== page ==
100 weeks into the pandemic: the importance of keeping schools open and investing in learning recovery programs

100 semaines de perturbation de l'éducation dans le monde. Crédit photo : Shutterstock 100 weeks of education disruption around the world. Photo credit: Shutterstock

We are heading toward the 100th week of education disruption around the world. On average, each country has experienced 20 weeks of full school closures, plus another 20 weeks of partial closures.  School children have lost an estimated 2 trillion hours – and counting – of in-person instruction since the onset of the COVID-19 pandemic and subsequent lockdowns.

In anticipation of the International Day of Education on January 24, UNESCO, UNICEF and the World Bank co-hosted the webinar Mission: Recovering Education - What is needed to avoid losing a generation [recording of the webinar in: Arabic; English; French; Spanish]. The event focused on the importance of keeping schools open and supporting learning recovery, as the highly contagious Omicron variant spreads around the globe, adding pressure on education officials to close schools once more.

The impact of school closures on learning has been devastating. Even before COVID-19, the world was grappling with a learning crisis.  More than half of ten-year-olds in low-and middle-income countries were unable to read or understand a simple story. This figure could now reach 70 percent, due to lengthy school closures and a lack of effective remote learning opportunities. School closures tended to be longer in low- and middle-income countries and countries with lower pre-pandemic learning outcomes, exacerbating inequalities in education.

Figure 1. Countries grouped by length of school closures, learning outcomes and income level

Countries grouped by length of school closures, learning outcomes and income level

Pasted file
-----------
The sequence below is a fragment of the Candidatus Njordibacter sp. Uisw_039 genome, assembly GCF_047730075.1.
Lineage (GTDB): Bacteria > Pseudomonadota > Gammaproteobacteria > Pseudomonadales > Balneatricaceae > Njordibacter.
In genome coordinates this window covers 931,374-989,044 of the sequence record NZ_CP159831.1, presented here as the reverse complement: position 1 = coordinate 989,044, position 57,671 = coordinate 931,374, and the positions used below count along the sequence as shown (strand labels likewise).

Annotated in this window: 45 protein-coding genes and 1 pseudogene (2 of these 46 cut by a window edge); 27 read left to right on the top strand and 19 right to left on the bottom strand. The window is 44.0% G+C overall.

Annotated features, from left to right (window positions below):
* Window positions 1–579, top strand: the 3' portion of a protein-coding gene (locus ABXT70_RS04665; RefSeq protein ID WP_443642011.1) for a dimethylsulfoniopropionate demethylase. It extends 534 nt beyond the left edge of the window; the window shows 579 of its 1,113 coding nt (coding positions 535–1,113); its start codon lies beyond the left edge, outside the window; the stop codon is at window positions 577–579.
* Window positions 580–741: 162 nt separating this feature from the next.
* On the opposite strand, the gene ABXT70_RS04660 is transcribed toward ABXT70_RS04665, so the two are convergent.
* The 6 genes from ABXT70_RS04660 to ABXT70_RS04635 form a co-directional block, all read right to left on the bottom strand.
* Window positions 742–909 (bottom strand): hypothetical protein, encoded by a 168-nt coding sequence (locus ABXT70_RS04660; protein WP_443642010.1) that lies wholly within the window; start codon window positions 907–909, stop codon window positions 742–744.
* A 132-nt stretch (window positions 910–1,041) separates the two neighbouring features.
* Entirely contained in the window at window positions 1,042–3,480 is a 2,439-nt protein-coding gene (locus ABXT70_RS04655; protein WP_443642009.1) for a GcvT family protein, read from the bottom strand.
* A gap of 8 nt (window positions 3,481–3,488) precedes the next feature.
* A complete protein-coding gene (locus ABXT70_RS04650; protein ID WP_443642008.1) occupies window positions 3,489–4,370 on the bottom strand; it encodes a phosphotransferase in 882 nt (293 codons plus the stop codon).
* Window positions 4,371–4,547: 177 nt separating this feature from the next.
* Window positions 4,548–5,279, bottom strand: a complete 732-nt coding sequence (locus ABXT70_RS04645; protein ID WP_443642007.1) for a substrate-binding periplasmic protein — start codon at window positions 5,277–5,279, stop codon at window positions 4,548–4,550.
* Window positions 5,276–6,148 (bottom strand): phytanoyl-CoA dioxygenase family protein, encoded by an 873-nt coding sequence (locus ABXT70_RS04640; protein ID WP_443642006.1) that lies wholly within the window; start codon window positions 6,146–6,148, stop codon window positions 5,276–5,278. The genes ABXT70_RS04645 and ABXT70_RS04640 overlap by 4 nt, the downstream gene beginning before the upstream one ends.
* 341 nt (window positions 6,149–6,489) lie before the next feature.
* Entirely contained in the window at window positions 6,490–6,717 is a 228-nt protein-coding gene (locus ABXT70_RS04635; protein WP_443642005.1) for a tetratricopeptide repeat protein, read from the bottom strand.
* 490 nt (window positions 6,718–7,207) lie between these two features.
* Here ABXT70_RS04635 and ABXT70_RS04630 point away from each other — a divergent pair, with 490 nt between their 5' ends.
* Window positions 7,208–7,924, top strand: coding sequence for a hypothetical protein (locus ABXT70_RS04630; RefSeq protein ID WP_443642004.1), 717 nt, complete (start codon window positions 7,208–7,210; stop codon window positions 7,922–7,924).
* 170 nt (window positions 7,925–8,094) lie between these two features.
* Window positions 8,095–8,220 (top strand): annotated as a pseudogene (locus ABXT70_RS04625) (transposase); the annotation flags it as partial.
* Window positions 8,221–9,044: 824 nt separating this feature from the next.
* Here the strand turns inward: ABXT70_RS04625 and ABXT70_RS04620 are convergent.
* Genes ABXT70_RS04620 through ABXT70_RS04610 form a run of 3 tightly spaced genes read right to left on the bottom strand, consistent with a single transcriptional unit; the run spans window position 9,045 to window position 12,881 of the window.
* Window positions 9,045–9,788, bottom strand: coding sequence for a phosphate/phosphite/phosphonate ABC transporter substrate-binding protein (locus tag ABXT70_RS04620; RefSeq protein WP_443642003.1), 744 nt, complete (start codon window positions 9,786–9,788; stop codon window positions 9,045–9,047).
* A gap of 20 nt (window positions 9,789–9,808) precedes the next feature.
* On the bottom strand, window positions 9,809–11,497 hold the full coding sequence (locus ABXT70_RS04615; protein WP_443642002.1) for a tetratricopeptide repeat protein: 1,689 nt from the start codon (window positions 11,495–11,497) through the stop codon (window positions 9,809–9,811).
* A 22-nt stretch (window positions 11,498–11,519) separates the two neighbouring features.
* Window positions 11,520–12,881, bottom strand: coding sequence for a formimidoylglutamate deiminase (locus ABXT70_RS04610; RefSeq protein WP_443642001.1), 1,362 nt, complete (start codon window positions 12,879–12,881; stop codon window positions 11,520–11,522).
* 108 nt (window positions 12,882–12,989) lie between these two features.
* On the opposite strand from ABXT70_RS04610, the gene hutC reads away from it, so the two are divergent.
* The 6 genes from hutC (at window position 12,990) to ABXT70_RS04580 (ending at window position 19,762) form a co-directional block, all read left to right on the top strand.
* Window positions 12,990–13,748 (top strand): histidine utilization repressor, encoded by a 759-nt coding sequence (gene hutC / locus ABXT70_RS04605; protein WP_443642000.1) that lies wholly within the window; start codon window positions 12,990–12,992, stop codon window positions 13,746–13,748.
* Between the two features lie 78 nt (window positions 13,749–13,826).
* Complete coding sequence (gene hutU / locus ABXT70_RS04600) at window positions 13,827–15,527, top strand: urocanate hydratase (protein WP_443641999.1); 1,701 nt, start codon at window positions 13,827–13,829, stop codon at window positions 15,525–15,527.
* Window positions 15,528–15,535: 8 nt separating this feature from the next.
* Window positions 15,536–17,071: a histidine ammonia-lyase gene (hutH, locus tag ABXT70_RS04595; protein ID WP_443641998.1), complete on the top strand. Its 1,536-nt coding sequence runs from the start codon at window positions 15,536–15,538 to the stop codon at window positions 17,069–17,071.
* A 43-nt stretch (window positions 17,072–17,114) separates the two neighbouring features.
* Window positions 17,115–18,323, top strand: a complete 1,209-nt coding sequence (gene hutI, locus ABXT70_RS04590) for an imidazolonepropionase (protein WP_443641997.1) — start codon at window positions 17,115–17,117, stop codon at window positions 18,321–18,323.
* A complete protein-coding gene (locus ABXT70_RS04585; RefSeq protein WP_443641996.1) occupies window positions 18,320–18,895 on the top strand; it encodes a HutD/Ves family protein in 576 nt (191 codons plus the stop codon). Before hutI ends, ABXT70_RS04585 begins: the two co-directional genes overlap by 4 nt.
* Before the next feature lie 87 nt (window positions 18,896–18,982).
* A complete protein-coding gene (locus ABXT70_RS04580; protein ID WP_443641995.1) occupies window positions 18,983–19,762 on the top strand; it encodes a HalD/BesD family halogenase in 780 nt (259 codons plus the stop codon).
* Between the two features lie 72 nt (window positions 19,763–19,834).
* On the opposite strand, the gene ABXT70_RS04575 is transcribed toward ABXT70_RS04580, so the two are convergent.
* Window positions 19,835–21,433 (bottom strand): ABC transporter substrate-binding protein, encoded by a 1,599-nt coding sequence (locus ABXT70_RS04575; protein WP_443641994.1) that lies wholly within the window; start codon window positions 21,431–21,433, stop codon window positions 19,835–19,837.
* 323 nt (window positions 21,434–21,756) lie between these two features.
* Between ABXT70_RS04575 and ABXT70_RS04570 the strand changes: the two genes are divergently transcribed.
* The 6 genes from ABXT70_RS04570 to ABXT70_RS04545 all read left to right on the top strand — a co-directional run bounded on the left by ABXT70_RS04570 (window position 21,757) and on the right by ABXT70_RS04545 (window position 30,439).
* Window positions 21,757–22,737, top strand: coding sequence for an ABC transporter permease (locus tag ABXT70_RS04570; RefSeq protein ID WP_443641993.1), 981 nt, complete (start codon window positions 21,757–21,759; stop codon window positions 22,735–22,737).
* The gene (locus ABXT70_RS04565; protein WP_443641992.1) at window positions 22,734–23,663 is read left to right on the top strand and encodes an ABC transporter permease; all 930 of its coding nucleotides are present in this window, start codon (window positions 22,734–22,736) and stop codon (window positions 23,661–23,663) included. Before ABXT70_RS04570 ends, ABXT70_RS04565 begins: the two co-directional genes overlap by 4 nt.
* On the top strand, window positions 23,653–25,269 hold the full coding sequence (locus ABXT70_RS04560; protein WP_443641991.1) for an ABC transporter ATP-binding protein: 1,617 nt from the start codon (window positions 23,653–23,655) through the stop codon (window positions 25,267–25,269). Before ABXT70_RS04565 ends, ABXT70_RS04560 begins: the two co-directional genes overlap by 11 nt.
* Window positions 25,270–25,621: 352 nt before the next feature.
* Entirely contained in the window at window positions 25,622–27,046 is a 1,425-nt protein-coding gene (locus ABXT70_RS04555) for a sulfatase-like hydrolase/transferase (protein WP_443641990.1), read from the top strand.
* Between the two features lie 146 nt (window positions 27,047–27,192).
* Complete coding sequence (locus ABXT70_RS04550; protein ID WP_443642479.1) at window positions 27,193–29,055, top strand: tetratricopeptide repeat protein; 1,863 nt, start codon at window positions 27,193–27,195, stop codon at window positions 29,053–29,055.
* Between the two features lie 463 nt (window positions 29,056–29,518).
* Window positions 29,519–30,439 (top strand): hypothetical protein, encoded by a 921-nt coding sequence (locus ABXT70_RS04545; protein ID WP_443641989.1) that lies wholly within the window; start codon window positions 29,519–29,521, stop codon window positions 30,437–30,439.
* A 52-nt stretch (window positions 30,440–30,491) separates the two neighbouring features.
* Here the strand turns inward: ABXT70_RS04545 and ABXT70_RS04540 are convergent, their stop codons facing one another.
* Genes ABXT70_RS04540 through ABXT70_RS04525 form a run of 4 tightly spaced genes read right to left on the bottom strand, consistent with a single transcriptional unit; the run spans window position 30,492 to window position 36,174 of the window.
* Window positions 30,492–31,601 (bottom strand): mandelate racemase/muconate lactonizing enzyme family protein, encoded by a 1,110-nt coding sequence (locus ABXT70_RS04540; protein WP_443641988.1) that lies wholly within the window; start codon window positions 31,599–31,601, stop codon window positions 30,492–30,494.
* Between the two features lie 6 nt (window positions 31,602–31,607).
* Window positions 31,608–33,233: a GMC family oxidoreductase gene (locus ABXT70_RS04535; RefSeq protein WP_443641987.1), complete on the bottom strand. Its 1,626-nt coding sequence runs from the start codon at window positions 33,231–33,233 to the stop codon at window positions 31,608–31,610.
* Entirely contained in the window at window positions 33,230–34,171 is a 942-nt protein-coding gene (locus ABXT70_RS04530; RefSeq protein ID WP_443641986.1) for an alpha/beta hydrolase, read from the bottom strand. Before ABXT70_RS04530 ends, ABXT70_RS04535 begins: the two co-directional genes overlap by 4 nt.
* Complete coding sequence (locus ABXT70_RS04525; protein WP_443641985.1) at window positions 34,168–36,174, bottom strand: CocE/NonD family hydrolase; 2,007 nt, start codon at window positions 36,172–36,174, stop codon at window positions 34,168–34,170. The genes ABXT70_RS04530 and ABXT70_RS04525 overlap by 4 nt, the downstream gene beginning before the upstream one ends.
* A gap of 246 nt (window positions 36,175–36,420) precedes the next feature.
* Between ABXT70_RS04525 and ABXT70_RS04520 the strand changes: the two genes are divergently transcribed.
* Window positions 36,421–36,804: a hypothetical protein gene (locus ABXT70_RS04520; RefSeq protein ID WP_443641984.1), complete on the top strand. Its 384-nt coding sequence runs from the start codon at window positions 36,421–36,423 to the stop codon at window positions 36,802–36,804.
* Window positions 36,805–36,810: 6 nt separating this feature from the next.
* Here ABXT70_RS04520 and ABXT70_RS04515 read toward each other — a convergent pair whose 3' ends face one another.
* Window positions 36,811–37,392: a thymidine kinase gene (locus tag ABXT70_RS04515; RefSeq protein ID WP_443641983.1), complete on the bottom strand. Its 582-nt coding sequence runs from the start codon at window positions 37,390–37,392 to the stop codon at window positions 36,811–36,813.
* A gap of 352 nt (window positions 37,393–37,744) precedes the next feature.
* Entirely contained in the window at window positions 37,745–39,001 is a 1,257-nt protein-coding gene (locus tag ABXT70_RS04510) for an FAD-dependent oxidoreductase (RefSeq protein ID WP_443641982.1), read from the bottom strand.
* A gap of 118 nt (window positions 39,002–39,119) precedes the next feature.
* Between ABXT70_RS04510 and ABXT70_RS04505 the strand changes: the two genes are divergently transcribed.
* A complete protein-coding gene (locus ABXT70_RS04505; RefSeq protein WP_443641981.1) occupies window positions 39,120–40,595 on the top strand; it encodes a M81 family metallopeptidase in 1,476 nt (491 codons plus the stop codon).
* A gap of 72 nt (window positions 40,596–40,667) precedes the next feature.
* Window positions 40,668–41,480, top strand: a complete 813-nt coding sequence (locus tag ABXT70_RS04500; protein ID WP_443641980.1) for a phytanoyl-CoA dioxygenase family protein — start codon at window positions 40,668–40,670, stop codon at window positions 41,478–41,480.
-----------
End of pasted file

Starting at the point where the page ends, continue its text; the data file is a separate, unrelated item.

Source: UNICEF calculation based on data from UNESCO Global Monitoring of School Closures, UNICEF MICS Foundational Learning Skills Module, and the World Bank Learning Poverty Index. The bubble size represents the relative population aged 10-14.

Real data confirms that students have incurred substantial learning losses during the pandemic, in countries from all income groups. The recent World Bank, UNICEF and UNESCO report The State of the Global Education Crisis: A Path to Recovery compiles studies on learning loss from 28 countries. The report shows that school closures affected girls, children from disadvantaged backgrounds, those living in rural areas, children with disabilities and children from ethnic minorities more than their peers. The youngest learners were often left behind in remote learning initiatives, as were children experiencing dire humanitarian crises prior to the pandemic.

The staggering effects of school closures reach beyond learning. This generation of children could lose a combined total of $17 trillion in lifetime earnings in present value – a sharp rise from the 2020 estimate of a $10 trillion loss. 24 million additional students may drop out of the school system. Children’s mental health is deteriorating, while risks of violence, child marriage and child labor are increasing. 10 million additional girls are at risk of child marriage over the next decade due to school closures.

Strategies to open schools and keep them open

The costs of closing schools outweigh the risks of keeping schools open.  Evidence suggests that with strategies to minimize transmission in place, schools are not a driver of community transmission, nor are they high-risk environments for staff. Mitigation measures like improved ventilation, physical distancing and mask-wearing when appropriate can help reduce transmission in schools. In a forthcoming report based on a review of countries’ school sanitation protocols, UNESCO documents effective practices for keeping schools open. Recommendations include:

  • Implementing safety protocols urgently needed to ensure schools remain open
  • Simple and agile protection frameworks and traffic light systems reflecting transmission
  • Clearly communicated plans that are continuously reassessed based on evidence
  • Data-driven pandemic recovery agendas and learning recovery plans
  • Defined strategies for teacher preparation, retention, motivation, well-being

Once schools are open, action is needed to get all children to return and re-engage with learning. This includes identifying barriers preventing children from returning to the classroom and finding ways to overcome them. Early warning systems to identify students at risk of dropping out, like the one developed in Chile, can help improve student retention.

Concrete actions to promote learning recovery